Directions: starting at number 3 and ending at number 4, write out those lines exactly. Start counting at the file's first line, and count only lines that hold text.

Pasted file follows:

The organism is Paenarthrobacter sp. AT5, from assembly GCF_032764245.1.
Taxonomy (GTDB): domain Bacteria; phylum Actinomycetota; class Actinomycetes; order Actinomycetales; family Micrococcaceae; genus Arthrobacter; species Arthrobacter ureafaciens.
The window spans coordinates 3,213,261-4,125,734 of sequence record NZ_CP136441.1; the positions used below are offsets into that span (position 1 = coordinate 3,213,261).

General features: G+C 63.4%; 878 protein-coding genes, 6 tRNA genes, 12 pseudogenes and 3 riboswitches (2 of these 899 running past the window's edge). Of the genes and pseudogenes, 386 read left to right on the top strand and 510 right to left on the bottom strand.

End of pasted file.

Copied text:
The window spans coordinates 3,213,261-4,125,734 of sequence record NZ_CP136441.1; the positions used below are offsets into that span (position 1 = coordinate 3,213,261).

General features: G+C 63.4%; 878 protein-coding genes, 6 tRNA genes, 12 pseudogenes and 3 riboswitches (2 of these 899 running past the window's edge). Of the genes and pseudogenes, 386 read left to right on the top strand and 510 right to left on the bottom strand.